Greet conflict with open arms

Jamie Dimon prefers to share information—strategic initiatives, financial results, etc.—with a wide range of employees. Through this inclusive approach, people at all levels feel like participants in the company’s fortunes rather than bystanders.

Tolerate mistakes–but only once

Like any CEO, Amy Rees Anderson wishes that employees wouldn’t make costly errors. Yet she’s willing to look past well-intentioned mistakes as long as they turn into learning opportunities.

Zillow CEO: Fake it till you make it

Even though Spencer Rascoff has launched two big Internet firms, Zillow and Hotwire, he knows he still has much to learn. That’s why he seeks out successful CEOs and asks them about their success.

Turning garbage into a gold mine

It’s hard enough motivating a white-collar workforce. Imagine trying to motivate garbage collectors.

MORE ARTICLES, ADVICE AND WISDOM

Slow down to speed up

Today's Leadership Tip

View your decisions as a trial judge might: Once the verdict is in, don't keep wondering if the accused is guilty or not. Take the verdict and use it as a basis for new decisions.

Features

Q. My staff considers me a micromanager. I’ve tried backing off, but then I have to take the blame for their mistakes. When I'm ultimately held accountable for everything people below me do, how am I supposed to avoid diving in too deeply?

Most managers don't know how to delegate, despite the fact that assigning work to others is a critical component of every manager's job. If you want to shine in a management role, delegation is a skill that you must master. Learn the benefits and risks of delegation, and outline the 7 specific steps required to successfully delegate any project or task.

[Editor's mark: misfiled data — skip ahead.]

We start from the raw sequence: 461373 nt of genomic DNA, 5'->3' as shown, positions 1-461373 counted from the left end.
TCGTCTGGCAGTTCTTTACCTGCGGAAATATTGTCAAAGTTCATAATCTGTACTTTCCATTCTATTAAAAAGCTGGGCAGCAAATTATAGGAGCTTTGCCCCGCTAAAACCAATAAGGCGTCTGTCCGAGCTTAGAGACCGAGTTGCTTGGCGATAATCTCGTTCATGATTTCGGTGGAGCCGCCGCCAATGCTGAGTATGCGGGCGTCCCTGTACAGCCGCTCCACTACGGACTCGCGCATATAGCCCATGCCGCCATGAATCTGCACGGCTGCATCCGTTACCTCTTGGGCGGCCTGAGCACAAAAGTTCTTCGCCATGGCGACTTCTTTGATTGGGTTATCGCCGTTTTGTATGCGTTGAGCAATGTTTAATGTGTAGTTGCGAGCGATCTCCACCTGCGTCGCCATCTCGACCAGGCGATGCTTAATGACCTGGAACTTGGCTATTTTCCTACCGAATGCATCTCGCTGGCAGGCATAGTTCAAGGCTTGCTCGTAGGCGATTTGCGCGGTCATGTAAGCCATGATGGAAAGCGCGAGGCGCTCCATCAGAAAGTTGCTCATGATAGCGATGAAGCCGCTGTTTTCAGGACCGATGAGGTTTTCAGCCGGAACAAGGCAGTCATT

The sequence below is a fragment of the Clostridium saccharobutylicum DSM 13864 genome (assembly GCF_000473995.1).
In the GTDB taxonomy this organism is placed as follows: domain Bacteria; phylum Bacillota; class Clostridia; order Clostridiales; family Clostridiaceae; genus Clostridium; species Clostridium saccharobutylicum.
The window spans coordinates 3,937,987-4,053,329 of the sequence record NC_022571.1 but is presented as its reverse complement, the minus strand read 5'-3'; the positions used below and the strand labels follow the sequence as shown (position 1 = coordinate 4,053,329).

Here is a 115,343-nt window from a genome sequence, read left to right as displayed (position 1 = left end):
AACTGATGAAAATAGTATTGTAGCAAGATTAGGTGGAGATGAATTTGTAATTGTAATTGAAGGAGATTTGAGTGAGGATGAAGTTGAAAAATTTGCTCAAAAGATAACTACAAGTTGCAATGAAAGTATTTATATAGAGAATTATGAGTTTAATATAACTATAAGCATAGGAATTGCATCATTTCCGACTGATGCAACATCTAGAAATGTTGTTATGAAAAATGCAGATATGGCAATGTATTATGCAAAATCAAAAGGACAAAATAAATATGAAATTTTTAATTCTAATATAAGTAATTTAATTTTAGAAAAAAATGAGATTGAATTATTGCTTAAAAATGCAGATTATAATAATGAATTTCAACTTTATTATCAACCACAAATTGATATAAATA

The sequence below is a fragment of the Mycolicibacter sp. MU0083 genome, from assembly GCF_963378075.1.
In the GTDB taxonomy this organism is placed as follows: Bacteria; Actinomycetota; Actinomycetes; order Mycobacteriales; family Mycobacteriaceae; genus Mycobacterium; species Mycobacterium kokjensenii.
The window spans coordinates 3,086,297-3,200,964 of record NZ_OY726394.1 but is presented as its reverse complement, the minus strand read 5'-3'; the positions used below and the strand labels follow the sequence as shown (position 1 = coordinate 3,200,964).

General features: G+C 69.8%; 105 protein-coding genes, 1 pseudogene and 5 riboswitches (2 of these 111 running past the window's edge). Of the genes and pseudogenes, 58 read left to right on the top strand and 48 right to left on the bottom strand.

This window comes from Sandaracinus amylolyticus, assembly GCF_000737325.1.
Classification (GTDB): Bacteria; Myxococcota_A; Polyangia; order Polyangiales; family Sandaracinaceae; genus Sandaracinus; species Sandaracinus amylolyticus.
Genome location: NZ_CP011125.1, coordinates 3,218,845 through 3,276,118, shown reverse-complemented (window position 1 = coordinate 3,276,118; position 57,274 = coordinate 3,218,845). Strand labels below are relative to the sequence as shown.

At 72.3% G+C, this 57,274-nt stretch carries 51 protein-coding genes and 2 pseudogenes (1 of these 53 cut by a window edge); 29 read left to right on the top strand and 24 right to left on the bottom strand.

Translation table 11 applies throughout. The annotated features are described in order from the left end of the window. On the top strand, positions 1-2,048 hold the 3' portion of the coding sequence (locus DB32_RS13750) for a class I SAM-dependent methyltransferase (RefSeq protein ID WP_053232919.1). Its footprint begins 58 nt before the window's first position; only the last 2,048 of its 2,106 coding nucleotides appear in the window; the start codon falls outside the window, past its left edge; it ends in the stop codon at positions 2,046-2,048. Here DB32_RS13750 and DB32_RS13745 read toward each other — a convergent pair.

There is tremendous joy and satisfaction that I gain from my work. I am doing the work I was put on earth to do and have the chance to lead a fantastic team doing the same things. And … sometimes … I shake my head …

Smart leaders don’t patch up problems. They never pretend that everything is hunky-dory and that intractable issues will somehow disappear.

Q: “I'm having trouble deciding whether to change jobs. For a number of years, I have worked for a small local company. After looking for other opportunities, I have finally found a position that interests me. This job would provide a better compensation package and more career potential, but the downside is that I would have to travel 30% of the time. I'm hesitant about leaving my current job, but I also think a change might be healthy. My crystal ball just isn't working, so I would welcome any suggestions.”